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The myths of Aung San Suu Kyi

The same kind of people who made her a saint, now defame her. It is a reminder that we must not overly respect the opinions of the global elite about local affairs

When Aung San Suu Kyi was an activist, she did not have to reveal the full spectrum of her personality. Photo: Getty Images
When Aung San Suu Kyi was an activist, she did not have to reveal the full spectrum of her personality. Photo: Getty Images

About eight years ago, by some miscalculation, the upmarket Hay Festival came to Thiruvananthapuram. Western and Westernized writers were at first gladdened by the packed main hall but then they soon realized that the audience mostly stared with blank faces and did not react at all to the wisdom and subtle wit of the thinkers. Something about the global sophistication of the speakers was lost upon the literate but deeply local children-of-the-soil Malayalis. Sometimes the weight of honesty in the air can be disastrous for a posh literature festival. But then a young white woman, who was one of the volunteers and not an invited thinker, came to the podium and said, her voice choking with emotion, and tears welling in her eyes, that she had just heard the most wonderful news. Aung San Suu Kyi, who had been under house arrest in Burma (now Myanmar) for 15 years over a period of 21 years, had been released by her nation’s reigning military. The Malayali crowd, finally, was moved by something that was said on the stage. There was applause.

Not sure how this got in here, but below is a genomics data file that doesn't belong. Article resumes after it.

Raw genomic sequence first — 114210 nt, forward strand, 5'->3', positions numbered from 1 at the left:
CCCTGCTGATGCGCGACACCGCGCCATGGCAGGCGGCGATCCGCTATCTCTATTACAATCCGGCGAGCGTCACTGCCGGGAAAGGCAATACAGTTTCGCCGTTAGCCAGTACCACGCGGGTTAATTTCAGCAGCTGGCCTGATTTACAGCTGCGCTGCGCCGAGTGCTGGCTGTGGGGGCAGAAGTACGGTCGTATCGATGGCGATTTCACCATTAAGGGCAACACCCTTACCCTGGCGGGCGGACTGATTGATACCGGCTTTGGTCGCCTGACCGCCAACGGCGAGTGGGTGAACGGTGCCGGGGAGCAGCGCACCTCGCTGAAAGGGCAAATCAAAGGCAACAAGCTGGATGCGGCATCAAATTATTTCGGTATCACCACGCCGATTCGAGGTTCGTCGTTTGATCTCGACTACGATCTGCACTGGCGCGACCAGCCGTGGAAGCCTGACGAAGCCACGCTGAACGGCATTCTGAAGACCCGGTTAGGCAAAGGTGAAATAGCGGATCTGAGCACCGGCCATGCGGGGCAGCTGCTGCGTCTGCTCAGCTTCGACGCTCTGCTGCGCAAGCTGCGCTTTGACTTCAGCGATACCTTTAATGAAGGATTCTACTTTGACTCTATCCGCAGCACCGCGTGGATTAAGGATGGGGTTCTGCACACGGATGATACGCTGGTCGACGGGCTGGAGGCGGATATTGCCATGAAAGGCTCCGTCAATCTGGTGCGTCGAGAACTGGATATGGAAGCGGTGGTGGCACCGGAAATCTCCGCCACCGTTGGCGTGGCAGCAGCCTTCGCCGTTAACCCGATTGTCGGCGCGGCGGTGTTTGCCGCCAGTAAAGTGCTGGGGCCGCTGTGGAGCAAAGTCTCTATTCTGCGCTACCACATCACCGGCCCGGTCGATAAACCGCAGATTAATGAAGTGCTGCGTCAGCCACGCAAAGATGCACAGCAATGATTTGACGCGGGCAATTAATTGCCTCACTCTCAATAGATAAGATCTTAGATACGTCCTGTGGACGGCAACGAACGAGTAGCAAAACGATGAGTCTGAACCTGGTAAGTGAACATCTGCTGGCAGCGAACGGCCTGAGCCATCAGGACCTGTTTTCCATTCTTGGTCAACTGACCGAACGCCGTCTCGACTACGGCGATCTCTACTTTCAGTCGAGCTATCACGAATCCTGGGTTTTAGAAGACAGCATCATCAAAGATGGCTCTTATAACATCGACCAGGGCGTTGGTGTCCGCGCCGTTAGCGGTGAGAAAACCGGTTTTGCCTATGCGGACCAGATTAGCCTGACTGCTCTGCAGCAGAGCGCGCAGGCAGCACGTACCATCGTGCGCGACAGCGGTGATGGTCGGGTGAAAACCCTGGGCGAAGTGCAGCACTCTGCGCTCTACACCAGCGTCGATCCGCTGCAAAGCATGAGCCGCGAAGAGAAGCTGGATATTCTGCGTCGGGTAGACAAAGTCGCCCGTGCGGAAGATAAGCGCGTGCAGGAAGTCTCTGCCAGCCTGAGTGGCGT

I tried to understand the moment. How did it come to be that parotta eaters and the asparagus-eaters were united by the news about an affluent upper-class Burmese lady? Even though writers project intellectual unity as a virtue and polarization as a disease, the fact is that often a uniform opinion across social classes is a sign that one class has conned the rest, and polarization is a sign that the provincial are liberating themselves from the colonization of global scholars.

Humans are fundamentally virtuous, but then they adopt a hierarchy of virtues, and it is the hierarchy that separates us. Suu Kyi was then among the very few people in the world who could bring together people of distinct virtue hierarchies. Her global reputation was at its peak those days; now it is in tatters. This month she defended a Myanmar court’s handing out seven-year jail sentences to two reporters of Reuters, who were at the time of their arrests working on a story on the role of the Burmese State in the murder of Rohingya Muslims. Earlier, when pressured by an American diplomat for their release, she had even called the journalists traitors. The mascot of Western values was now behaving like a third-world dictator. Journalists across the world, who had once contributed to her legend, tweeted their disgust. They didn’t ask themselves why they had been wrong about her, and how they will ensure that they do not create such global myths again. Instead they appeared to convey that they are better human beings than Suu Kyi.

For many months now there has been pressure on her to make some humane statements against the atrocities of her government against the minority Muslim population. The most sanctimonious from the disgusted global elite have asked for the revocation of one of its most coveted good-behaviour awards—the Nobel Peace Prize.